This small volume was the result of a collaborative effort between the American Poetry & Literacy Project (APL) and the Academy of American Poets to distribute 100,000 free books of poetry in small towns and large cities throughout the U.S. during April—National Poetry Month— 1998.
It contains 101 poems from some 39 poets drawn from approximately 350 years of American experience. Many of the poets are one reads in high school and college are—Edgar Allan Poe, William Carlos Williams, and Langston Hughes, to name a few. Each poet is introduced with a brief biographical note. Ezra Pound still contemplates the faces in the train station, Robert Frost still has promises to keep and miles to go before he sleeps, Wallace Stevens is still spending a lot of time looking at blackbirds, Emily Dickinson finds death kindly stopping for her, and Walt Whitman—well, he’s busy singing about himself and sounding his barbaric yawp.
But on a closer reading there is something a little more to these poems. Subversive is perhaps too strong a word, but the message of high school history books is turned on its ear ever so slightly.
The first two poems are from the colonial period and are written by women, one of them a slave who was eventually freed. The first, Anne Bradstreet (1612?-1672), was a Puritan immigrant from England. She is considered the first published poet in the New World. Her work was received favorably on both sides of the Atlantic. Yet she doesn’t spill her ink on conventional religious themes so much. The poem selected for this volume is a love poem to her husband:
If ever two were one, then surely we.
If ever man love by wife, then thee.
If ever wife was happy in a man,
Compare with me, ye women, if you can.” (p. 1)
The second poet, Phillis Wheatly (1753?-1784), is described as a “literary phenomenon,” writing poetry in the style of Milton and Pope in an adopted tongue. She only published only volume of poetry. The piece selected is an excerpt from “To the Honourable William, Earl of Dartmouth”:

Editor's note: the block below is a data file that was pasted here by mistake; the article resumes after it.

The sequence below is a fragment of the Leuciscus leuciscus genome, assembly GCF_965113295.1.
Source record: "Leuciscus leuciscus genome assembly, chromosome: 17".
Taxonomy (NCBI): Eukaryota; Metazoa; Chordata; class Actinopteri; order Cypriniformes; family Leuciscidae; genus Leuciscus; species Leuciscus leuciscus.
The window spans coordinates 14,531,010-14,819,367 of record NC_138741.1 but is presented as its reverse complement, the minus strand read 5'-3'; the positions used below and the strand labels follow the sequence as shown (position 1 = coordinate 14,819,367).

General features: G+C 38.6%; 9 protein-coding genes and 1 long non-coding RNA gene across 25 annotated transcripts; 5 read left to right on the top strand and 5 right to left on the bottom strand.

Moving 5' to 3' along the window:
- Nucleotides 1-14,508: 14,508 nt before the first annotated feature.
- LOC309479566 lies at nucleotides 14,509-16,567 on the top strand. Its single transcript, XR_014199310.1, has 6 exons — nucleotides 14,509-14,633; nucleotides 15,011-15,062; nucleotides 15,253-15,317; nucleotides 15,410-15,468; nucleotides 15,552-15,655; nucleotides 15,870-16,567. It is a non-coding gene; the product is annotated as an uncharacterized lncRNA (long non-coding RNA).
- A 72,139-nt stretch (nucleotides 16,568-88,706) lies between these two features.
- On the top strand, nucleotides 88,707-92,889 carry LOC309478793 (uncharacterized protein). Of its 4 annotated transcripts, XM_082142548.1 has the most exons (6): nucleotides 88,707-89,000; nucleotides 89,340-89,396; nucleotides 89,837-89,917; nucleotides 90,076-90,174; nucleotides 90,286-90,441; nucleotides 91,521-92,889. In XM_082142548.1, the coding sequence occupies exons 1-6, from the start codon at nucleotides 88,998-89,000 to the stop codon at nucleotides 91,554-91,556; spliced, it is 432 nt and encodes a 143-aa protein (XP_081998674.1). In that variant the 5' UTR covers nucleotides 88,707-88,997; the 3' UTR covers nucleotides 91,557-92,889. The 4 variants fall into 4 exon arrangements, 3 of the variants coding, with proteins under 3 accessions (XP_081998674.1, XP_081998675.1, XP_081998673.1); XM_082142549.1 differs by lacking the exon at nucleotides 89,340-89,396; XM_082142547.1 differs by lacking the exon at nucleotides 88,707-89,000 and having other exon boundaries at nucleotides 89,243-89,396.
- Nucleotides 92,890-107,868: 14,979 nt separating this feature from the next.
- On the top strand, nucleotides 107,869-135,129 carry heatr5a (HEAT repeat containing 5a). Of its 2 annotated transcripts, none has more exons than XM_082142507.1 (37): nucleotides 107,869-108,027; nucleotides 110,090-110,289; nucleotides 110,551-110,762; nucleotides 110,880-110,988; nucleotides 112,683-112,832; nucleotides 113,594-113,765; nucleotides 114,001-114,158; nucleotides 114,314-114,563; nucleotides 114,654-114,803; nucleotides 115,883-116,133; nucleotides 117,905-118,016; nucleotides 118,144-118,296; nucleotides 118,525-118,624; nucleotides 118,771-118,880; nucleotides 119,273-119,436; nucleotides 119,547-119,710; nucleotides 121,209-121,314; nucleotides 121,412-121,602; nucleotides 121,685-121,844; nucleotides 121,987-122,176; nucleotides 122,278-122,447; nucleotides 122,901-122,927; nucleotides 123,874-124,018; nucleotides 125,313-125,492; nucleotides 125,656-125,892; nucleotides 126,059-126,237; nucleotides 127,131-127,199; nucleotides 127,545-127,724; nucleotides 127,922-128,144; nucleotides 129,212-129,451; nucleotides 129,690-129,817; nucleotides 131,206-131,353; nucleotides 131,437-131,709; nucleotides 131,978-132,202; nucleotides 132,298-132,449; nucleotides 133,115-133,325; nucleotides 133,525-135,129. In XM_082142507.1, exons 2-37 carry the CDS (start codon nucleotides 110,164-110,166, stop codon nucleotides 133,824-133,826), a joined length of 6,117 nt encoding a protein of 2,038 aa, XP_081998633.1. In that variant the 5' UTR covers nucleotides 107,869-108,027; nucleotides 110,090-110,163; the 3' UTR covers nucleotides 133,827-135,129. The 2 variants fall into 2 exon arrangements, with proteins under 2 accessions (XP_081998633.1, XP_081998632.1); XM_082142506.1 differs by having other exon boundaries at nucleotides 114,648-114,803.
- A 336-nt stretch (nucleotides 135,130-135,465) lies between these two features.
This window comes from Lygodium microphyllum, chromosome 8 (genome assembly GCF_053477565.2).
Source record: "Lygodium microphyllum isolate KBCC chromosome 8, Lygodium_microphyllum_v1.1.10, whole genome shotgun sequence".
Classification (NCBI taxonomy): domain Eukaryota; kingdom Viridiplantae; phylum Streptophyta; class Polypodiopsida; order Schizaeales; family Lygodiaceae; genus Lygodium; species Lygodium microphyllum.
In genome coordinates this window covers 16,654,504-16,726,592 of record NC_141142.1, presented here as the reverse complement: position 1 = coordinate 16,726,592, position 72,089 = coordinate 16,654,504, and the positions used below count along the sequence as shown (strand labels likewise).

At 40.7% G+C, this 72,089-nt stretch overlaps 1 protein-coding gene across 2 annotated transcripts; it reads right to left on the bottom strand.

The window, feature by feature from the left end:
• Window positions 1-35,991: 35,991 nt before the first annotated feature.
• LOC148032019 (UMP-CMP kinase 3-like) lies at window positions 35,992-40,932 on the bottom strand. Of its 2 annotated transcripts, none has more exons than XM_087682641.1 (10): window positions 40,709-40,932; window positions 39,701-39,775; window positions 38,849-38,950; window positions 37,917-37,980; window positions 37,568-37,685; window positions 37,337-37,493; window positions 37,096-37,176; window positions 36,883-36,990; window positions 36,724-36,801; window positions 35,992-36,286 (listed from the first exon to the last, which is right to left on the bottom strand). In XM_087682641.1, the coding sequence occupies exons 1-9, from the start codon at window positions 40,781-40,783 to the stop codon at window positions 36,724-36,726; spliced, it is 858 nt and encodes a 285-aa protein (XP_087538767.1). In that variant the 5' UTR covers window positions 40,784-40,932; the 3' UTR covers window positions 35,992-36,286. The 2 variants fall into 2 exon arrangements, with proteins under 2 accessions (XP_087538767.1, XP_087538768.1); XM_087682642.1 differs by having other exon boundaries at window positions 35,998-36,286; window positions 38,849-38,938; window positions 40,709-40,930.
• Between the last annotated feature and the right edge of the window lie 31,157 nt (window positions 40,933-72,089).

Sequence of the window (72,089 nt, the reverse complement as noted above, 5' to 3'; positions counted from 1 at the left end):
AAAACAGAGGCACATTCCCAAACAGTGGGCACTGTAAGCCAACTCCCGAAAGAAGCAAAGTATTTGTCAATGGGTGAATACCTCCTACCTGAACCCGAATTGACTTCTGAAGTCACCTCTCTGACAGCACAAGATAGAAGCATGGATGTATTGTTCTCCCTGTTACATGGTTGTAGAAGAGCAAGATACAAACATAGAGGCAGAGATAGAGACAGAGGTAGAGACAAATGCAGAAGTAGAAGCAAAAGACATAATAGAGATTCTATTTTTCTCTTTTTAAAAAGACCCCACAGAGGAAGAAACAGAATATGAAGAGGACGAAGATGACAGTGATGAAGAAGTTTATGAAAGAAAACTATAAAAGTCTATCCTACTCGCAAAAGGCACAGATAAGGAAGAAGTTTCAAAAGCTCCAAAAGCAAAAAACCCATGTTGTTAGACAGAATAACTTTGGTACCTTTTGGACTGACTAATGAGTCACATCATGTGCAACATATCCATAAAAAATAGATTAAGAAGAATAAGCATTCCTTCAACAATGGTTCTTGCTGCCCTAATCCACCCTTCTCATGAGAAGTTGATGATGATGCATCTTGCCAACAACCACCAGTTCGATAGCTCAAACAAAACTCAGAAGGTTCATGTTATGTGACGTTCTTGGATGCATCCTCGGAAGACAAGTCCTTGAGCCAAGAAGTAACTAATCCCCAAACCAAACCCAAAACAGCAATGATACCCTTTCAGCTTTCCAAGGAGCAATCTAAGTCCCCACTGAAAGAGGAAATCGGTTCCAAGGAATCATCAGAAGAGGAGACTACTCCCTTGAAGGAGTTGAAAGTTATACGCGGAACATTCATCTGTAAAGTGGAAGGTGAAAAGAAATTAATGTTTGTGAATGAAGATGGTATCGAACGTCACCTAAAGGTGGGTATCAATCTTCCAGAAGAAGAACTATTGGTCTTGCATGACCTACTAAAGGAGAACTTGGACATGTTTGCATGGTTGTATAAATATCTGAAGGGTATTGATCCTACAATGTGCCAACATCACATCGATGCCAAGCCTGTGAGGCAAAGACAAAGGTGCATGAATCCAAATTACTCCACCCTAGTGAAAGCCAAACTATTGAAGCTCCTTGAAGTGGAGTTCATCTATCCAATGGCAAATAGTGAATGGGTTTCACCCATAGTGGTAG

Should you, my lord, while you peruse my song,
Wonder from whence my love of Freedom sprung,
Whence flow these wishes for the common good,
By feeling hearts along best understood,
I, young in life, by seeming cruel fate
Was snatched from Afric’s fancy’d happy seat:
What pangs excruciating must molest,
What sorrows labour in parent’s breast?
Steel’d was that soul and by no misery mov’d
That from a father seize’d his babe belov’d:
Such, such my case. And can I then but pray
Others may never feel tyrannic sway?” (p. 1-2)
She’s not only bringing up the cruelties of slavery and the slave trade in polite conversation, she’s making a political statement regarding the American colonies.
In keeping with this current of not-quite subversive feel is an entry of Francis W. Harper (1825-1911) “Bury Me in a Free Land.”
“Make me a grave wherever you will,” the poet says, “… but not in a land where men are slaves.”
I could not rest if around my grave
I heard the steps of a trembling slave:
His shadow above my silent tomb
Would make it a place of fearful gloom.
I would sleep, dear friends, where bloated might
Can rob no man of his dearest right;
My rest shall be calm in any grave
Where none can call his brother a slave. (pp. 27-28)
While there is much that is familiar to anyone who went to school in the United States, there are also a few surprises. This is a volume that one could keep not only to read and to use as a reference, but to pass on to kids in school.